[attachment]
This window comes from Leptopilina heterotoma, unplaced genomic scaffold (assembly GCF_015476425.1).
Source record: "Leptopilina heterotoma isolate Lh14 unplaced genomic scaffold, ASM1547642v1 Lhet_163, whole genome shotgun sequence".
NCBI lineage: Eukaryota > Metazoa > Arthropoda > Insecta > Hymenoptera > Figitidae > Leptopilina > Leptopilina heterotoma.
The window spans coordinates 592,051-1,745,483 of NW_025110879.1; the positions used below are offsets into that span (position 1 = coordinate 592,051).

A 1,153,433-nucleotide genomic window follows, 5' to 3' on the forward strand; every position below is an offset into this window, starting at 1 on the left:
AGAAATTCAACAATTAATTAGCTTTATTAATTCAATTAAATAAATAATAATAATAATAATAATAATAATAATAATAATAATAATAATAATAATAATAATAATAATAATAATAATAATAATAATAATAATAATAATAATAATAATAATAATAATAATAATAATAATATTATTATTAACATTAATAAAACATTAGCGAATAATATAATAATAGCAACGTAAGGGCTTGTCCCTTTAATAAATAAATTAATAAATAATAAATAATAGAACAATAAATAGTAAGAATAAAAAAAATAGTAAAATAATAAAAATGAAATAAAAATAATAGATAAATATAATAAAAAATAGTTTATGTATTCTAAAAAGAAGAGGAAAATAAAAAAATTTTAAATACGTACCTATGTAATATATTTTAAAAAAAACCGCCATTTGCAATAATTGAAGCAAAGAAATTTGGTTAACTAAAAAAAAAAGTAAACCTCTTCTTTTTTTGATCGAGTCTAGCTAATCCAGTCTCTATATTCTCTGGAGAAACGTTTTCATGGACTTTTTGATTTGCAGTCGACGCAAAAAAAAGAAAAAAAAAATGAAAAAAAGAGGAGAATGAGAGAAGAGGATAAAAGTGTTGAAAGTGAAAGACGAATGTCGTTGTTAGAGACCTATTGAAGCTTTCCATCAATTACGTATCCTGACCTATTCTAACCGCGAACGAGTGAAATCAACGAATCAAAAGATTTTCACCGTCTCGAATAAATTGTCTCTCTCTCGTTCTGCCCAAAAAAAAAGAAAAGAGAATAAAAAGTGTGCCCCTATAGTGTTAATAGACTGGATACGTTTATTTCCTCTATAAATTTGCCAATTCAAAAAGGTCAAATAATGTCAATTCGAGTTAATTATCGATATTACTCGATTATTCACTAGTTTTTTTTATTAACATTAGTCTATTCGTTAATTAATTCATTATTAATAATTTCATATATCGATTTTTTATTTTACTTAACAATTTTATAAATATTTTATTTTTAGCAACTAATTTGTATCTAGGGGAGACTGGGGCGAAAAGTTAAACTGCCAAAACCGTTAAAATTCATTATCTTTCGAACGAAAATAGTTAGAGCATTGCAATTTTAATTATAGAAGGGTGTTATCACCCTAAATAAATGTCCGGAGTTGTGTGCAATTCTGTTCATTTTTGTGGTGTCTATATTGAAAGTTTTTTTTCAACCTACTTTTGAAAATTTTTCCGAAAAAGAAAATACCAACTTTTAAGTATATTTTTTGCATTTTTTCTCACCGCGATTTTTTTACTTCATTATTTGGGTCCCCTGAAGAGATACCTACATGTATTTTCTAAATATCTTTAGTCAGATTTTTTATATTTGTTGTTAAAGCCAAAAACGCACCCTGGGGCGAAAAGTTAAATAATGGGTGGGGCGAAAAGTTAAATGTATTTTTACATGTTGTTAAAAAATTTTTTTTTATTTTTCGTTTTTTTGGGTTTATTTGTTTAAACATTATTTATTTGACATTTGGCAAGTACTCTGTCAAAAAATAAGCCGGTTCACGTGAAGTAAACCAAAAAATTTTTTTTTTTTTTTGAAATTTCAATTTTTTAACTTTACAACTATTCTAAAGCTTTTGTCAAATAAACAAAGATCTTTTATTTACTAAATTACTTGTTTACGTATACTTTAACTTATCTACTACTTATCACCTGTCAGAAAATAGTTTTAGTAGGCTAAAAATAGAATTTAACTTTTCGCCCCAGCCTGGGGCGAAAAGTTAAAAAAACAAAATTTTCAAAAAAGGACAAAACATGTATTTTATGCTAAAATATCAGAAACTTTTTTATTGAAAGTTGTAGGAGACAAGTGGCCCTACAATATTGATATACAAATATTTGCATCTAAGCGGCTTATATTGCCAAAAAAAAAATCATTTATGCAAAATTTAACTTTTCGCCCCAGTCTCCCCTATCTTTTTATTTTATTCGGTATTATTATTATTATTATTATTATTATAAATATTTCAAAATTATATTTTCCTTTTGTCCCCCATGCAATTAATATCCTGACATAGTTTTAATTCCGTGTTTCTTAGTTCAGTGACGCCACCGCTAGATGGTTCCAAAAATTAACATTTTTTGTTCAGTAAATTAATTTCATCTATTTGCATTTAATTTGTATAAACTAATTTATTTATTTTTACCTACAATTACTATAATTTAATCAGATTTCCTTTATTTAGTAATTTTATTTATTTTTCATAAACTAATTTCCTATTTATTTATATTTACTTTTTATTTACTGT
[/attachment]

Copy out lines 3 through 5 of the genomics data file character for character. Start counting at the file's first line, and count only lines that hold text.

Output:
NCBI lineage: Eukaryota > Metazoa > Arthropoda > Insecta > Hymenoptera > Figitidae > Leptopilina > Leptopilina heterotoma.
The window spans coordinates 592,051-1,745,483 of NW_025110879.1; the positions used below are offsets into that span (position 1 = coordinate 592,051).

A 1,153,433-nucleotide genomic window follows, 5' to 3' on the forward strand; every position below is an offset into this window, starting at 1 on the left: